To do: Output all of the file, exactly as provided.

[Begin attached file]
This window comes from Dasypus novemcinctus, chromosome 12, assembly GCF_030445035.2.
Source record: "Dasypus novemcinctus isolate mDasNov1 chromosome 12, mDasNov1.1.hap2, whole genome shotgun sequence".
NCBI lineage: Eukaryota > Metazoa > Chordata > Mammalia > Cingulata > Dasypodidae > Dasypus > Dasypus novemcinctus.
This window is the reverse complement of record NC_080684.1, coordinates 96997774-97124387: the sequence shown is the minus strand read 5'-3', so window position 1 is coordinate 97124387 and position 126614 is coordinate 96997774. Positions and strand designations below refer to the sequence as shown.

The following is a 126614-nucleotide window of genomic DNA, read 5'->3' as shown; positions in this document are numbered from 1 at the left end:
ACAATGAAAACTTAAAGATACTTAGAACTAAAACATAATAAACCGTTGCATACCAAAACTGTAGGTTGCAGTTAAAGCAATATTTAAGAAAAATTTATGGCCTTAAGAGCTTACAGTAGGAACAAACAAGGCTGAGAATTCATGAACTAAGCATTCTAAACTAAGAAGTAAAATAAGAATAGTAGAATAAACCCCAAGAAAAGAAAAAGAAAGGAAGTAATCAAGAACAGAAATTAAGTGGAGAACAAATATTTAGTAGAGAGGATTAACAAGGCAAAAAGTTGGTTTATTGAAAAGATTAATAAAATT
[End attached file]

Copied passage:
This window comes from Dasypus novemcinctus, chromosome 12, assembly GCF_030445035.2.
Source record: "Dasypus novemcinctus isolate mDasNov1 chromosome 12, mDasNov1.1.hap2, whole genome shotgun sequence".
NCBI lineage: Eukaryota > Metazoa > Chordata > Mammalia > Cingulata > Dasypodidae > Dasypus > Dasypus novemcinctus.
This window is the reverse complement of record NC_080684.1, coordinates 96997774-97124387: the sequence shown is the minus strand read 5'-3', so window position 1 is coordinate 97124387 and position 126614 is coordinate 96997774. Positions and strand designations below refer to the sequence as shown.

The following is a 126614-nucleotide window of genomic DNA, read 5'->3' as shown; positions in this document are numbered from 1 at the left end:
ACAATGAAAACTTAAAGATACTTAGAACTAAAACATAATAAACCGTTGCATACCAAAACTGTAGGTTGCAGTTAAAGCAATATTTAAGAAAAATTTATGGCCTTAAGAGCTTACAGTAGGAACAAACAAGGCTGAGAATTCATGAACTAAGCATTCTAAACTAAGAAGTAAAATAAGAATAGTAGAATAAACCCCAAGAAAAGAAAAAGAAAGGAAGTAATCAAGAACAGAAATTAAGTGGAGAACAAATATTTAGTAGAGAGGATTAACAAGGCAAAAAGTTGGTTTATTGAAAAGATTAATAAAATT